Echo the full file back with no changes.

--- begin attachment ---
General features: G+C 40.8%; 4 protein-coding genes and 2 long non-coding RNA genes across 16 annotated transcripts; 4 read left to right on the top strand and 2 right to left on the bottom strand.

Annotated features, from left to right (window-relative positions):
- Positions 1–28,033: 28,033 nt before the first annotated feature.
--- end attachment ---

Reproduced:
General features: G+C 40.8%; 4 protein-coding genes and 2 long non-coding RNA genes across 16 annotated transcripts; 4 read left to right on the top strand and 2 right to left on the bottom strand.

Annotated features, from left to right (window-relative positions):
- Positions 1–28,033: 28,033 nt before the first annotated feature.